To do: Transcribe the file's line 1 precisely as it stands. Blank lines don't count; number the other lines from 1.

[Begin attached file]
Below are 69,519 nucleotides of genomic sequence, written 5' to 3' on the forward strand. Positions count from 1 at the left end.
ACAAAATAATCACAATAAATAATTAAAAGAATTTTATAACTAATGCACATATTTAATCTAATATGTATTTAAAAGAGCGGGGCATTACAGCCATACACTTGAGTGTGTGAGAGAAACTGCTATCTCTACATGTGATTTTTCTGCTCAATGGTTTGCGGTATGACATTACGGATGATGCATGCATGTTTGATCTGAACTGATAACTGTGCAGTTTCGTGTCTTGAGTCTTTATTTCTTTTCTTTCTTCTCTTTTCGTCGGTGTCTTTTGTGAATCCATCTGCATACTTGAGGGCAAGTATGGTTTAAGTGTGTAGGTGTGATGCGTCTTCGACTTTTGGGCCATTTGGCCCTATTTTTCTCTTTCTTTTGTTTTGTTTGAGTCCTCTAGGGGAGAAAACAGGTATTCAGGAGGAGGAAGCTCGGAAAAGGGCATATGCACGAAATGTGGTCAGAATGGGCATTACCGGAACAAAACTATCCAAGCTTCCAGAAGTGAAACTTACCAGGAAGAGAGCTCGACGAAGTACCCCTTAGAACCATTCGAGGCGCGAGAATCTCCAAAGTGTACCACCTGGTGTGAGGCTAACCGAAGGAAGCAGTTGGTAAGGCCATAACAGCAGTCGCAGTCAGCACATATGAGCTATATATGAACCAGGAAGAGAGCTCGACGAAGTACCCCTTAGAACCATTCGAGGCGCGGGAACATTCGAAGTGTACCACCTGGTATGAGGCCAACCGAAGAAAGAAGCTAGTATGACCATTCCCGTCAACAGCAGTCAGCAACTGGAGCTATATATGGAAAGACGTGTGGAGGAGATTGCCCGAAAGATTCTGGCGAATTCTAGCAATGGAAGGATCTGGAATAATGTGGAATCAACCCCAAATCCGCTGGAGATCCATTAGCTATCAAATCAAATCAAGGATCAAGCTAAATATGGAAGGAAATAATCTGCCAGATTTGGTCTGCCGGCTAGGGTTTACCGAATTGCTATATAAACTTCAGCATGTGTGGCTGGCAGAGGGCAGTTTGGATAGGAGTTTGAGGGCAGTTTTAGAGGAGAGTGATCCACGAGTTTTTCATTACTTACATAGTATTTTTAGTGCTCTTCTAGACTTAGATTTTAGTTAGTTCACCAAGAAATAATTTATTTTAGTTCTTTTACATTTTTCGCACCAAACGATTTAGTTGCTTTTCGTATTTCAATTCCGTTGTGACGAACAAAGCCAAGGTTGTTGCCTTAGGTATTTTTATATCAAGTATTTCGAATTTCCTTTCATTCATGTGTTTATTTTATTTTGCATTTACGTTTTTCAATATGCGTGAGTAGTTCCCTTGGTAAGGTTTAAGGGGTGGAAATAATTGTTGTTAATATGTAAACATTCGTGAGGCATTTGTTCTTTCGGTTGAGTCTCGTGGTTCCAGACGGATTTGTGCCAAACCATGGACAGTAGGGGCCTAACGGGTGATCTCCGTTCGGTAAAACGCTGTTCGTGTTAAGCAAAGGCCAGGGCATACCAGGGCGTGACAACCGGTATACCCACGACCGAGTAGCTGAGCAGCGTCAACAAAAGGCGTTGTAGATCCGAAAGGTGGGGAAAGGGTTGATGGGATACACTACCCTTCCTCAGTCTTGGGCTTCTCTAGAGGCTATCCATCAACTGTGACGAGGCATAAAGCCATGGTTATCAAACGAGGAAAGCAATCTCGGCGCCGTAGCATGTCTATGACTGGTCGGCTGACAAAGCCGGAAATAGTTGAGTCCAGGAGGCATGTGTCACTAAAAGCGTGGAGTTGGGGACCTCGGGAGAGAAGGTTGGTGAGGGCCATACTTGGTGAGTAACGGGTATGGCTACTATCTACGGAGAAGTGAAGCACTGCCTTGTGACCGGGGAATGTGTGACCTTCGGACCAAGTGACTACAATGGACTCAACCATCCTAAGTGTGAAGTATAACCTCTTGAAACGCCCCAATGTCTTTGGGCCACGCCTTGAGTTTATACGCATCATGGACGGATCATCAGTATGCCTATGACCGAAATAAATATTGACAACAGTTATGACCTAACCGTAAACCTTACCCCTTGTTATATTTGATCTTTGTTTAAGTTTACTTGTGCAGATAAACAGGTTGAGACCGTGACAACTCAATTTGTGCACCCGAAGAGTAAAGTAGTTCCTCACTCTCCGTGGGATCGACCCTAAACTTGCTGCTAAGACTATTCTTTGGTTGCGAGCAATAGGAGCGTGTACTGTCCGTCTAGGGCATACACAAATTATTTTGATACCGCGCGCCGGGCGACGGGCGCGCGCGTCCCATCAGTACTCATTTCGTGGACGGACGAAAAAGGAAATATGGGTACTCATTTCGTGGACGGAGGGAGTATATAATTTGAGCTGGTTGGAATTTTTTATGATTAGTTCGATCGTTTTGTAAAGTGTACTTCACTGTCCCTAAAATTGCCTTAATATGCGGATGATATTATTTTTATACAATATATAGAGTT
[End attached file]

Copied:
Below are 69,519 nucleotides of genomic sequence, written 5' to 3' on the forward strand. Positions count from 1 at the left end.